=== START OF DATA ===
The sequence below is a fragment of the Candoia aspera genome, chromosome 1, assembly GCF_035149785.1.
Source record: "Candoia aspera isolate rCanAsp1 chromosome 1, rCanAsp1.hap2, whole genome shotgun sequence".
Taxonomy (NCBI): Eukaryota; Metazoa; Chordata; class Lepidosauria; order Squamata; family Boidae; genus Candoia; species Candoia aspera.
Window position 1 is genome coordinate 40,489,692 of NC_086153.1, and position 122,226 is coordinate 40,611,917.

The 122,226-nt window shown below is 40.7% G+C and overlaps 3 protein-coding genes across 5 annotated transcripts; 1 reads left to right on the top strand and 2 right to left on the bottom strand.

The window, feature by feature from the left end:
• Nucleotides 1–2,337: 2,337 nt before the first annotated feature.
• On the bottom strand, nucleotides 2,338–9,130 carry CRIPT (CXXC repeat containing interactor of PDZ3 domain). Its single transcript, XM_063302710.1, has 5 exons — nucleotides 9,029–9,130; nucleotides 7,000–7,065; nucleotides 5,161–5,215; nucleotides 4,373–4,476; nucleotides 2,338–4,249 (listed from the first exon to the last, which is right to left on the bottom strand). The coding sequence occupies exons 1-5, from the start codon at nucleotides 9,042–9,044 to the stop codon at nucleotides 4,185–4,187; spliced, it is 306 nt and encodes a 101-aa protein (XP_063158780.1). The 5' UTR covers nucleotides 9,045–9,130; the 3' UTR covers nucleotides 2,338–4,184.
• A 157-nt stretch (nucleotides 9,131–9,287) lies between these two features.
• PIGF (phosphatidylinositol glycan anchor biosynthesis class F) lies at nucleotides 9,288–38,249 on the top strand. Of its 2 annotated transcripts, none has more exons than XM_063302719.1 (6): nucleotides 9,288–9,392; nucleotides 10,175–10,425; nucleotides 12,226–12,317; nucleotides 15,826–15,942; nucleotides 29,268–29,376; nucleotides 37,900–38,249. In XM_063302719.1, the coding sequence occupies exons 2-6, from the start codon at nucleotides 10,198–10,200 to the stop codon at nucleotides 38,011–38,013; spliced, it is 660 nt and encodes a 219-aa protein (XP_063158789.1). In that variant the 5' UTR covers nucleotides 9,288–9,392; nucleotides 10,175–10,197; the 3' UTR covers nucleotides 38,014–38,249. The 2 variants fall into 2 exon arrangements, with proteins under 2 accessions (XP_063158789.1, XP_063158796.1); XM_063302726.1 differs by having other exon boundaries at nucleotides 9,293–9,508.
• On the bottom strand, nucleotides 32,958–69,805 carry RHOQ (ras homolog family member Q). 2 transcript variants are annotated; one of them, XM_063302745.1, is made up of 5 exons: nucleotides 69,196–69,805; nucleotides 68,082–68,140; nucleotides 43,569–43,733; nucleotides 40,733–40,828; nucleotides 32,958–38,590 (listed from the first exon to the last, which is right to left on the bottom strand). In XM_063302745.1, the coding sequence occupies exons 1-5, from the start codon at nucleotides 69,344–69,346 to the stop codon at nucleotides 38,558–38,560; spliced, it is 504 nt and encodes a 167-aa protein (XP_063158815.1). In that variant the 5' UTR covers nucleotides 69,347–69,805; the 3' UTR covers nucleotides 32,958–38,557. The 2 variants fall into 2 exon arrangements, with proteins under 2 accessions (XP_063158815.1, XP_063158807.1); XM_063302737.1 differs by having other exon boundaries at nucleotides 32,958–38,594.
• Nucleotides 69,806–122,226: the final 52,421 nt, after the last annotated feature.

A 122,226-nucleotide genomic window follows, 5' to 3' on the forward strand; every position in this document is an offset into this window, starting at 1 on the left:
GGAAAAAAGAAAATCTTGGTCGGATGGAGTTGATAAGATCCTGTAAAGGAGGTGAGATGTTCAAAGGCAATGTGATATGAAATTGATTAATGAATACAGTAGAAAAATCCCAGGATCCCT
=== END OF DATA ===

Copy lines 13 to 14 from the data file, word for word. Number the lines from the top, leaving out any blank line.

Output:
A 122,226-nucleotide genomic window follows, 5' to 3' on the forward strand; every position in this document is an offset into this window, starting at 1 on the left:
GGAAAAAAGAAAATCTTGGTCGGATGGAGTTGATAAGATCCTGTAAAGGAGGTGAGATGTTCAAAGGCAATGTGATATGAAATTGATTAATGAATACAGTAGAAAAATCCCAGGATCCCT